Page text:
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To boost the manufacturing sector wider equality of job opportunities is needed

Manufacturing is a male-dominated industry. To reinvigorate the sector young people, especially females, are required.

Factory gate prices in China fell for the first time in nearly two years, official data showed Wednesday, as falling global commodity prices made their mark on an ailing economy
Factory gate prices in China fell for the first time in nearly two years, official data showed Wednesday, as falling global commodity prices made their mark on an ailing economy - Copyright AFP/File STR
Factory gate prices in China fell for the first time in nearly two years, official data showed Wednesday, as falling global commodity prices made their mark on an ailing economy - Copyright AFP/File STR

The manufacturing industry remains important in terms of job creation and security. As an example, Make U.K.’s survey found that the sector created 2.5 million jobs in 2022 and that the wages for those jobs averaged at 12 percent higher than the whole economy. On this basis, as Digital Journal has reported, the manufacturing sector is seen by several economists as the engine to drive the U.K. out of recession.

With concerns surrounding job security and longevity rising during the pandemic, manufacturing offers millions of job opportunities. However, there is a demographic challenge, and this envelops into the area of equality of opportunity.

The industry is an ageing one with a lot of the technical knowledge held by employees over 55, many of whom left the workforce during COVID-19. This has left a pressing skills gap, and the sector must focus on attracting a new generation of workers to it – and upskilling them efficiently.

It also stands that manufacturing is a male-dominated industry. To reinvigorate the sector young people, especially females, are required. The new workforce generation, and particularly young women, need to be able to see employment within the industry as a viable option.

Leanne Matthew (29), GTK’s HR Business Partner, has told Digital Journal she has faced discrimination within the industry prior to her role in the business, but that she used these challenges to spur herself on.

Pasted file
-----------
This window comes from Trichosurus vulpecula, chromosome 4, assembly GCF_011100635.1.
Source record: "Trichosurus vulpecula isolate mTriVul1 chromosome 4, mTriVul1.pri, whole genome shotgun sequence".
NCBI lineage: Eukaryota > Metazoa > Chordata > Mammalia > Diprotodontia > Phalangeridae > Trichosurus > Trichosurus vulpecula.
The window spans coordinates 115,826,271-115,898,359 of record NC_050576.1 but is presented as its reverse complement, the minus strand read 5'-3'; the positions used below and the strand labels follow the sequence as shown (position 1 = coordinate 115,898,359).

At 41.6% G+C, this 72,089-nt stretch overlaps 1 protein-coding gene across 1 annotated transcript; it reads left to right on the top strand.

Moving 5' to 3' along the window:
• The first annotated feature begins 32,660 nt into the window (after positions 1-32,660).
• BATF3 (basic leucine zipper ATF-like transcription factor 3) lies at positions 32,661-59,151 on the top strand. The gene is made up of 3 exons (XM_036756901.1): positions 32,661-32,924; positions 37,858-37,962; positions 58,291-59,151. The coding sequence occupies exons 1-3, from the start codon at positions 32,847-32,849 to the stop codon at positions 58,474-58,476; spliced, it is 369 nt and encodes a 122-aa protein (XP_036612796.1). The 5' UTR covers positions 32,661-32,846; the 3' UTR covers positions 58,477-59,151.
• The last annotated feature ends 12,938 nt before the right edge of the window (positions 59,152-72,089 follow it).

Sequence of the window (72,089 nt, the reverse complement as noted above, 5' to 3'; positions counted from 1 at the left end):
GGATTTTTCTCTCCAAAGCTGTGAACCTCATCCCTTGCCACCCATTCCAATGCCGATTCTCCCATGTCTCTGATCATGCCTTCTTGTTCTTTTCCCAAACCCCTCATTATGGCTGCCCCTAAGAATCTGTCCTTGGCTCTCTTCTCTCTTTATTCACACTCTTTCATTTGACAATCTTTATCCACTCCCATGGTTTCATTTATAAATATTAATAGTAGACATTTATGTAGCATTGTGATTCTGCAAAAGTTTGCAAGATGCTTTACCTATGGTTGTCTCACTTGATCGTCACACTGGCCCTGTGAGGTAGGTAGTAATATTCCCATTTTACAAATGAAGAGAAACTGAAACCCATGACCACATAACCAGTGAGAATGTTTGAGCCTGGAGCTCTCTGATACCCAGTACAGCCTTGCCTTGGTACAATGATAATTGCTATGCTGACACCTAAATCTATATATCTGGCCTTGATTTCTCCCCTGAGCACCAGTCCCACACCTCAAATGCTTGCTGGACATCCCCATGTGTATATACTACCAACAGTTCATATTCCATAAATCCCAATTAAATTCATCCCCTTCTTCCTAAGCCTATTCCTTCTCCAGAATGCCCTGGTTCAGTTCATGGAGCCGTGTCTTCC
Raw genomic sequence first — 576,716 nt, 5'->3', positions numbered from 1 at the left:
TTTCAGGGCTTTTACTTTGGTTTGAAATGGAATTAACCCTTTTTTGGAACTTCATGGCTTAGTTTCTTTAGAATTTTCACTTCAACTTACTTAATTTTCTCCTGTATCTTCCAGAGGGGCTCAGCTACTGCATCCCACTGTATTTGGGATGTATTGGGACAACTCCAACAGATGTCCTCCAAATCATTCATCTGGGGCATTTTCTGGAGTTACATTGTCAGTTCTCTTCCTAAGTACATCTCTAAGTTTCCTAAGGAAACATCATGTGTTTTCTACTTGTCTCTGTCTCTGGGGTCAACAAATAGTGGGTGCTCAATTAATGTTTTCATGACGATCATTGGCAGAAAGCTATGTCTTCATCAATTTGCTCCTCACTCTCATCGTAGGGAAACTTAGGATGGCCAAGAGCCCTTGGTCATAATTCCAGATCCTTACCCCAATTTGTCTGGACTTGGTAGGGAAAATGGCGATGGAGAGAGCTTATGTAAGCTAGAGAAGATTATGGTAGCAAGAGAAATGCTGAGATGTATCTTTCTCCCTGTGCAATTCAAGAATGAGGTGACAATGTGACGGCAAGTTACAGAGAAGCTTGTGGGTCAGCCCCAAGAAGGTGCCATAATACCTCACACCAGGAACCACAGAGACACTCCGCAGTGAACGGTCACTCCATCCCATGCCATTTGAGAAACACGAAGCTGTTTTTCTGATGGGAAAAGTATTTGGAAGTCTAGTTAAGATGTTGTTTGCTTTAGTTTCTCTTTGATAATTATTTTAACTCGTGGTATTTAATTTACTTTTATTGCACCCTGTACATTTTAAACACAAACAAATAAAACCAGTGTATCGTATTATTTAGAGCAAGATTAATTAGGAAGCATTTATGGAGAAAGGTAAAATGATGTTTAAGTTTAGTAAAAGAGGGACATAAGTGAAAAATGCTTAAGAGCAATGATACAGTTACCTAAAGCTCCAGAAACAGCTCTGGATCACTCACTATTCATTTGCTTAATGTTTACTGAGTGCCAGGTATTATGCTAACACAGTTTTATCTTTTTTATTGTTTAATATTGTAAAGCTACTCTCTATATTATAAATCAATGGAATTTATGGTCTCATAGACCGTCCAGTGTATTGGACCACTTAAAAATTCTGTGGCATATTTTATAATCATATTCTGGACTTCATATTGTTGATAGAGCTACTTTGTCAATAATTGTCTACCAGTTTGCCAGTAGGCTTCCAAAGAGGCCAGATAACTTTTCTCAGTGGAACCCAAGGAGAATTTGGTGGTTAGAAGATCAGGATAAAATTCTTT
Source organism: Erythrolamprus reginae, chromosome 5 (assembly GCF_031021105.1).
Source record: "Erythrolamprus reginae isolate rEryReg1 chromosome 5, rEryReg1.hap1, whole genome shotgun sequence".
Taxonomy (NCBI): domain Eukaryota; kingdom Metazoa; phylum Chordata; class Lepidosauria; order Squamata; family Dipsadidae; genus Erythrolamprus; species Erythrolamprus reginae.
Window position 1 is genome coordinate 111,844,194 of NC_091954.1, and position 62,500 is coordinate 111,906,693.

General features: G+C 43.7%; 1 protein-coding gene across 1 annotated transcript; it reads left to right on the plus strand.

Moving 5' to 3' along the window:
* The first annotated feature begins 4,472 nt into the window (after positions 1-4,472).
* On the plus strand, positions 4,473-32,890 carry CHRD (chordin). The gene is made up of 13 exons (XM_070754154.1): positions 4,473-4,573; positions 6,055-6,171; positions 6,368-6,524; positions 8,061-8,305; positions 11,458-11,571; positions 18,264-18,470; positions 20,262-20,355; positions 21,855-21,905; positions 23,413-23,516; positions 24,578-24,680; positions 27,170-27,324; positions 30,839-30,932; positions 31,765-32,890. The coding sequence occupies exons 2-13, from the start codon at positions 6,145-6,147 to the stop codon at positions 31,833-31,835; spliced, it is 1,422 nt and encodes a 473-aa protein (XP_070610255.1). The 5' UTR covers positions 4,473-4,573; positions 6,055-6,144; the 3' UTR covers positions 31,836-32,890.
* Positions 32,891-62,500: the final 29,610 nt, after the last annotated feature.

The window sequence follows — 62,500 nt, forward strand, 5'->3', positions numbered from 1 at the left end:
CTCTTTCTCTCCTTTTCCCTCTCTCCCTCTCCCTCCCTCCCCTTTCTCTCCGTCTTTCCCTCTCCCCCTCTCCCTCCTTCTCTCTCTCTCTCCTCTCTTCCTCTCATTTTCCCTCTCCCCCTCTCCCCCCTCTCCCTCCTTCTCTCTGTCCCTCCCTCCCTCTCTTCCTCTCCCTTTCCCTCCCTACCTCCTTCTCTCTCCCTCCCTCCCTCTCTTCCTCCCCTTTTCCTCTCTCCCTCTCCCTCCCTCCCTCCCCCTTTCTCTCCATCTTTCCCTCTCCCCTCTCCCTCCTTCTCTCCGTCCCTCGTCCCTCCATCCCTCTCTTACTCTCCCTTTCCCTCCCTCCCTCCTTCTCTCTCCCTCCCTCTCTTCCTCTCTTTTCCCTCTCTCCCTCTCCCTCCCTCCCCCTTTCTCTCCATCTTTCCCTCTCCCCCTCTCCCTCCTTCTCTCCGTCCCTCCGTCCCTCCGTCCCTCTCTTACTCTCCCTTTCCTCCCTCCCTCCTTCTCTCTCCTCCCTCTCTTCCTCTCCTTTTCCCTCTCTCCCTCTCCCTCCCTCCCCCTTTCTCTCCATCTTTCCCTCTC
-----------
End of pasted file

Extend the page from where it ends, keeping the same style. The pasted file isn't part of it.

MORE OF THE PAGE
For Matthew, challenging and changing the male-dominated face of the industry and showing it as an inclusive sector is an essential measure for attracting young talent into manufacturing and technology.

She explains: “We need to change the male-dominated image of engineering, manufacturing and other STEM sectors. If you Google them, and even look at company websites, you’ll get images of men in high-vis and hard hats, and that’s only a tiny proportion of the sector’s workforce and output.”

The downside of this is where it puts off young women from entering the workforce, especially in core manufacturing areas like engineering. Having positive role models is important as is encouraging young women still in education to consider orientation their goals towards the manufacturing sector.

Technology can be a powerful force, especially for attracting younger people into the sector. Matthew sees digital transformation as one of the vehicles of change: “Manufacturing is becoming more technology-based now, and you have essential roles in quality and procurement and back-office roles like HR and marketing.”

Changing the perception of manufacturing to a new sphere of employment for young people and women will help to supercharge the industry and allow it to contribute even more to the U.K. economy both in terms of employment and output.

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Written By

Dr. Tim Sandle is Digital Journal's Editor-at-Large for science news. Tim specializes in science, technology, environmental, business, and health journalism. He is additionally a practising microbiologist; and an author. He is also interested in history, politics and current affairs.

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